A $13.5 million grant will create new center at the University of Minnesota, designed to address health disparities in conditions impacting African American men. The center is a joint academic venture between the University of Minnesota and the University of Alabama, Birmingham.
The grant was awarded by the National Institutes for Health’s National Institute on Minority Health and Health Disparities and will fund the center over 5 years. Selwyn Vickers, M.D., F.A.C.S., chairman of the Department of Surgery, and Badrinath Konety, M.D., M.B.A., chairman of the Department of Urology, will lead the project at the University of Minnesota.
“This award and the development of this center underscore the exceptional academic-community partnerships the University of Minnesota has developed,” said Vickers, the principle investigator on the project. “Along with our strong track record for solid infrastructure and a strong partnership with the University of Alabama-Birmingham, this made Minnesota an exceptional choice for this type of research.”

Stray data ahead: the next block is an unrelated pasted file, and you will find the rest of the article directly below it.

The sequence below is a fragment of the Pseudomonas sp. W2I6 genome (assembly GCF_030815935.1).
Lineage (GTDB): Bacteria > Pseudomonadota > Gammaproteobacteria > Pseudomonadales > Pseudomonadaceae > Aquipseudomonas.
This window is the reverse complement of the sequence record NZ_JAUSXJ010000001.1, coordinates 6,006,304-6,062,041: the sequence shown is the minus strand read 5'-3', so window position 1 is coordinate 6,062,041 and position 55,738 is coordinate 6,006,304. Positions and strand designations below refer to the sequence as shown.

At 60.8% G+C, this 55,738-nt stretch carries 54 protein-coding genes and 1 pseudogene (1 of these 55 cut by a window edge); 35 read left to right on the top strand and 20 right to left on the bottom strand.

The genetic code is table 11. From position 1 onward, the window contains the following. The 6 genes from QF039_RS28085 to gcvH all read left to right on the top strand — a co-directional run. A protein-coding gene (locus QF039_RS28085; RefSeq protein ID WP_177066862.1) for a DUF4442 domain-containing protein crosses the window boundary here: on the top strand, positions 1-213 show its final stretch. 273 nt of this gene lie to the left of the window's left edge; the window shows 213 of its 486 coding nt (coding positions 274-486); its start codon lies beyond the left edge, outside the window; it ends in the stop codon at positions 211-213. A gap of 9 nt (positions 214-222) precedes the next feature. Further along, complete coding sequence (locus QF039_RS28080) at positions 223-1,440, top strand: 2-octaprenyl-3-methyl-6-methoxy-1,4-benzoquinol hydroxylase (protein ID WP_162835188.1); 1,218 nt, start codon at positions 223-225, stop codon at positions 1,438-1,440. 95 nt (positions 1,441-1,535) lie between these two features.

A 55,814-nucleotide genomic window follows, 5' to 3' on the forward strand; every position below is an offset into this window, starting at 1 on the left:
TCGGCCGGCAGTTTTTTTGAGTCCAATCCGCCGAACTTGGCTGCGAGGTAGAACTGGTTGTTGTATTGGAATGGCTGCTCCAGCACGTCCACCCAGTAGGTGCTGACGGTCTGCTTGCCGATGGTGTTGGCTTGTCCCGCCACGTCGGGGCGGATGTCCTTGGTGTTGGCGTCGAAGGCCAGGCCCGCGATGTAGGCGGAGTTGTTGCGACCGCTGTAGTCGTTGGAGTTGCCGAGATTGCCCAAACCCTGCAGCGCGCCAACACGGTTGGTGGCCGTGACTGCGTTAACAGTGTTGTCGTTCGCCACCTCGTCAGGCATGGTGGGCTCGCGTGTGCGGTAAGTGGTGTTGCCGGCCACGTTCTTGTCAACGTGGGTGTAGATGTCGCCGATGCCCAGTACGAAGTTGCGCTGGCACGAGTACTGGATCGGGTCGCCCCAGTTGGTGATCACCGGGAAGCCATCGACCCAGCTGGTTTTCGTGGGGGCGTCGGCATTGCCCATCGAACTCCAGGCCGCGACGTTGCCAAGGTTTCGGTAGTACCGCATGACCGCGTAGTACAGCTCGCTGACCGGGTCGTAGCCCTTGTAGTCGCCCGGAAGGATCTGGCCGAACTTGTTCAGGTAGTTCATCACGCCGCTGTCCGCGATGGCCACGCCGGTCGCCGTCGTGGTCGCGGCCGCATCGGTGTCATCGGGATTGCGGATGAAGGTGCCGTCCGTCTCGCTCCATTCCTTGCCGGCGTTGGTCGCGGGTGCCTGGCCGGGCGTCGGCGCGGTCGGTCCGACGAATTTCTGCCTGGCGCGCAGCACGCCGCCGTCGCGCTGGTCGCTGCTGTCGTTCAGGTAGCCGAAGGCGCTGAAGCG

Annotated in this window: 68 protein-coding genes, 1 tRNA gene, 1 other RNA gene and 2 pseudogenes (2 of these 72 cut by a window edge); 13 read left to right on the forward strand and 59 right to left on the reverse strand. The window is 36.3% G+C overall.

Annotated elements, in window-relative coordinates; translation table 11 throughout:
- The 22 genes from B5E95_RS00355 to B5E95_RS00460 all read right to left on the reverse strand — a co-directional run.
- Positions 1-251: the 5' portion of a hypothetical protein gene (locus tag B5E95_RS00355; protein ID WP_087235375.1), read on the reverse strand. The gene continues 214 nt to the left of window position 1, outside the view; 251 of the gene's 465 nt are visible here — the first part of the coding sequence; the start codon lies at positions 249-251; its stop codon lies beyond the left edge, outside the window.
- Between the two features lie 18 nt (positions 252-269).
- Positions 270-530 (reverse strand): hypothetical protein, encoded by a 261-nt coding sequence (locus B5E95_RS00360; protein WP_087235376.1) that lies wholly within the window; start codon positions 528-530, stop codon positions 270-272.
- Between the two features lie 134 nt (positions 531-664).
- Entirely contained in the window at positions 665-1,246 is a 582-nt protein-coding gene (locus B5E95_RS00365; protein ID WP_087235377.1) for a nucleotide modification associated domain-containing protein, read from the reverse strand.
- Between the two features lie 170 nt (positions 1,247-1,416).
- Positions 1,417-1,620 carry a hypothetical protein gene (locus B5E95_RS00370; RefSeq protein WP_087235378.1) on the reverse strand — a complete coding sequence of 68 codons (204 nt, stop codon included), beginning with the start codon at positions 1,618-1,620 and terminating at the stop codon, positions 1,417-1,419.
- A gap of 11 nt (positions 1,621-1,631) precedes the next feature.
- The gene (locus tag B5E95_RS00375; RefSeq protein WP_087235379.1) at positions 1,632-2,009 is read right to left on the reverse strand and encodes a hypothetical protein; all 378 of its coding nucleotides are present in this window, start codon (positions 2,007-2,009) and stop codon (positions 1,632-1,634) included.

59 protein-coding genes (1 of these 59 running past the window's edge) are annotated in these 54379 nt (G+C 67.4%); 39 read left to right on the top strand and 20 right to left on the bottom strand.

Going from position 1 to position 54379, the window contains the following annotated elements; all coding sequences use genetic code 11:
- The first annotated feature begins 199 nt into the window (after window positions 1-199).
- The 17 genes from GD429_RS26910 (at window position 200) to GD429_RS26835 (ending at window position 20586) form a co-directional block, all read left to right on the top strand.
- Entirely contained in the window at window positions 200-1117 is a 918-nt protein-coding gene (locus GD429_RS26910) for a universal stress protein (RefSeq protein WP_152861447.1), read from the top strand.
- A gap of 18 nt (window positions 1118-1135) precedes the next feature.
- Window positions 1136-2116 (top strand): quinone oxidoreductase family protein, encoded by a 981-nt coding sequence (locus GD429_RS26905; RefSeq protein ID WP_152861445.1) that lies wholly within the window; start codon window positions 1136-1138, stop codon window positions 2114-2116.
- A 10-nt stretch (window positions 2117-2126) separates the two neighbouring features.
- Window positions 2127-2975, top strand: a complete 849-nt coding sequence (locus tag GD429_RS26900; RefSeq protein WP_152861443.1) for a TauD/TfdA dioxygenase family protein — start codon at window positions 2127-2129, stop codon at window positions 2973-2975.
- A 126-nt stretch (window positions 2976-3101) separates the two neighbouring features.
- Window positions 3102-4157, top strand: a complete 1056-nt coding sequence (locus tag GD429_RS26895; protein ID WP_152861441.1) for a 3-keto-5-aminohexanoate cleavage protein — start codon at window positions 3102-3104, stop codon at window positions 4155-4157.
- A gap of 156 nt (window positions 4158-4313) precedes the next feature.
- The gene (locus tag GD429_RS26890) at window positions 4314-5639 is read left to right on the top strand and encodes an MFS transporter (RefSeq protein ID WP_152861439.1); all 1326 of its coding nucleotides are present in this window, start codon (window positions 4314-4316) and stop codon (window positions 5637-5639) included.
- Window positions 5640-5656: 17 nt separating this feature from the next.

The National Transdisciplinary Collaborative Center for African American Men’s Health will be dedicated to developing, implementing and evaluating interventions to improve the health of African American men. The program will target disparities in unintentional and violence-related injuries as well as chronic diseases like cardiovascular disease, cancer and stroke.
“We are ready to work on solving problems, and are thrilled with the academic-community approach this study will take to do so,” said Konety. “These partnerships will be essential in helping us determine the issues to investigate, implement a variety of interventions, and to track successes as we work for a healthier future.”
Several national collaborators have signed on to this project: The National USA Foundation, Inc. (NUFI), 100 Black Men of America, Inc. (The 100) and the Minnesota Vikings of the National Football League.
Given that African Americans have played and continue to play such prominent roles within our organization both on the field and within our coaching staff and front office, this is a natural partnership for the Minnesota Vikings,” said Vikings Vice President of Legal Affairs and Chief Administrative Officer Kevin Warren. “We are honored to participate in such a great cause, and we know this grant will allow physicians from the University of Minnesota and the University of Alabama, Birmingham, to achieve remarkable outcomes in properly addressing health disparities.
The center will have physical locations on the campuses of both University of Minnesota and University of Alabama-Birmingham, with research and translational interventions taking place in both locations.
The National Transdisciplinary Collaborative Center for African American Men’s Health is made possible through NIH grant U54MD008620.